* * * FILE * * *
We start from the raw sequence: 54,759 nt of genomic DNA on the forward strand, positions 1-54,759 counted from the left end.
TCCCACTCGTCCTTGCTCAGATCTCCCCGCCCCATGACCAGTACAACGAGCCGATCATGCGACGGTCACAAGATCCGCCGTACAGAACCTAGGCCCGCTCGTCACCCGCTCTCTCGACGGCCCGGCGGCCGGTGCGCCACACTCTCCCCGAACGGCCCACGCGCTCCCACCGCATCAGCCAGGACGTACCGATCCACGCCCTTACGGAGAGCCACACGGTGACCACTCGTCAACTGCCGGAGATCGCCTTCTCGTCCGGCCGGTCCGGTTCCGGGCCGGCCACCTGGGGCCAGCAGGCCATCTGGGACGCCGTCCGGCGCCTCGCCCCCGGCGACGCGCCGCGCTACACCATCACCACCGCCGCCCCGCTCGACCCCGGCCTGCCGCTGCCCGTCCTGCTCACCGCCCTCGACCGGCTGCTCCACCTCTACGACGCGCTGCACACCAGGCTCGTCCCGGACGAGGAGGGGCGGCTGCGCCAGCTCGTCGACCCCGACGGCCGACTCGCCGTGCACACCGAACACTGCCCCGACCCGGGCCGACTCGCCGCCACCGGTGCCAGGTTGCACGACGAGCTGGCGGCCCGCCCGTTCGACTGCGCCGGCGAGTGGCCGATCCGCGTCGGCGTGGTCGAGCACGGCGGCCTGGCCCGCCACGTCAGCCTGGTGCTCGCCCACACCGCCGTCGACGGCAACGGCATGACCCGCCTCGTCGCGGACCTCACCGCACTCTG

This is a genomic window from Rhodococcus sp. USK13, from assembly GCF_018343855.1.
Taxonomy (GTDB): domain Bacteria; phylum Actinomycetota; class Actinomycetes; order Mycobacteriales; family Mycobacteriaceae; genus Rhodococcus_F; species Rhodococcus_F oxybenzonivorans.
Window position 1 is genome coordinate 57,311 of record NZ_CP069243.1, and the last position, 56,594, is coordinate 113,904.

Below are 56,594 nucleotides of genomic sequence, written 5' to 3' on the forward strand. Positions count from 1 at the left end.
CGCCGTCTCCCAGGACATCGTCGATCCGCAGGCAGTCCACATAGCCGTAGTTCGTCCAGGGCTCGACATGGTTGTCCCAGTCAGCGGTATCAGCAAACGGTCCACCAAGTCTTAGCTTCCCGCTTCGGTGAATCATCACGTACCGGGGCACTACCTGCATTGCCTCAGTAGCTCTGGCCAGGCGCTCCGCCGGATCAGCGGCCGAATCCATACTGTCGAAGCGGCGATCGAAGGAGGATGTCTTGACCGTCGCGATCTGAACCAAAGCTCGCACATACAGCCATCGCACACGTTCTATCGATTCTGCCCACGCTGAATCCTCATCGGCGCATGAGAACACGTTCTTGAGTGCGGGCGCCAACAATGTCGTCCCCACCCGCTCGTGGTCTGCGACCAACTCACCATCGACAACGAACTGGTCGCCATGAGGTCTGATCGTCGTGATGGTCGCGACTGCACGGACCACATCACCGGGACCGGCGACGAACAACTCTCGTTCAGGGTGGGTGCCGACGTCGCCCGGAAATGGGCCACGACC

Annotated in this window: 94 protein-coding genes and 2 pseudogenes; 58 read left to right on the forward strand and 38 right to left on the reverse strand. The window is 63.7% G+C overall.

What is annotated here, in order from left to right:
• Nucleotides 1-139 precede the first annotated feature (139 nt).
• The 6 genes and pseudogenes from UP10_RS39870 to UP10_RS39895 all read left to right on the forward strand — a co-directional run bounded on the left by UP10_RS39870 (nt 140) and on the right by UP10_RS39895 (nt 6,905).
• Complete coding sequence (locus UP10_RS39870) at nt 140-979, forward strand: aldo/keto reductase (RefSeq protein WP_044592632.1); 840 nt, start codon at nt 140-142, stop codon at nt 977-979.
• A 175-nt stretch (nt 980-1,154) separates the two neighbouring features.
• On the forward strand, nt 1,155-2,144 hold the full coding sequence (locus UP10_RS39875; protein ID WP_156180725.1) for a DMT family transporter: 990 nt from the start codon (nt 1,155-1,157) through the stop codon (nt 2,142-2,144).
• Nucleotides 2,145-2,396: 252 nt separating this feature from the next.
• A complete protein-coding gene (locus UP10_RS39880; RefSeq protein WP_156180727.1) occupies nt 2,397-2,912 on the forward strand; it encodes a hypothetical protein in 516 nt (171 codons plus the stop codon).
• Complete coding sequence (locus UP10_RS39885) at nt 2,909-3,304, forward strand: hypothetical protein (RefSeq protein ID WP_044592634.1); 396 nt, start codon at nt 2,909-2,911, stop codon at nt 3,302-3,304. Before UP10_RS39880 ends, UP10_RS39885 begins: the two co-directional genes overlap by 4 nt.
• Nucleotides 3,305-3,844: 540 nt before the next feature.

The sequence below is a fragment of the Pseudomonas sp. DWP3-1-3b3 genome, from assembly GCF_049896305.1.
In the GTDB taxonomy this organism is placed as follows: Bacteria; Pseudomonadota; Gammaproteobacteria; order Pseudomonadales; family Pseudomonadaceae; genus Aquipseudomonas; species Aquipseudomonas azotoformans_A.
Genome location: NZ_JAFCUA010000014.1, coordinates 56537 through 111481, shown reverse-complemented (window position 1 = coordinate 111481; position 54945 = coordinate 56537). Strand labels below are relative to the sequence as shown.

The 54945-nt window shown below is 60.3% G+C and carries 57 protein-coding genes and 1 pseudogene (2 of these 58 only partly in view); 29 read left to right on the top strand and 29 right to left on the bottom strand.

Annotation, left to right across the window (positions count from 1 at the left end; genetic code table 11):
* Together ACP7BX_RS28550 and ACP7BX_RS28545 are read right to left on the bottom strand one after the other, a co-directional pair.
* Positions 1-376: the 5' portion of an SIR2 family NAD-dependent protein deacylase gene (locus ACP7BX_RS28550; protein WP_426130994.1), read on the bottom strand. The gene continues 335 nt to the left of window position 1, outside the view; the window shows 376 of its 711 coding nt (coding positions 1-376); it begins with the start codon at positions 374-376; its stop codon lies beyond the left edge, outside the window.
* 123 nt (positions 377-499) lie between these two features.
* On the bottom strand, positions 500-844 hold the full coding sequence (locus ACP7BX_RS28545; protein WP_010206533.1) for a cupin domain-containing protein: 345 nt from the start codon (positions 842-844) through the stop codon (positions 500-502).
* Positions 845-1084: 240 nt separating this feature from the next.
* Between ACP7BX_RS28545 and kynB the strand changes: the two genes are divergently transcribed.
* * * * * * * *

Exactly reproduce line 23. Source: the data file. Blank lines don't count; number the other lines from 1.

Annotation, left to right across the window (positions count from 1 at the left end; genetic code table 11):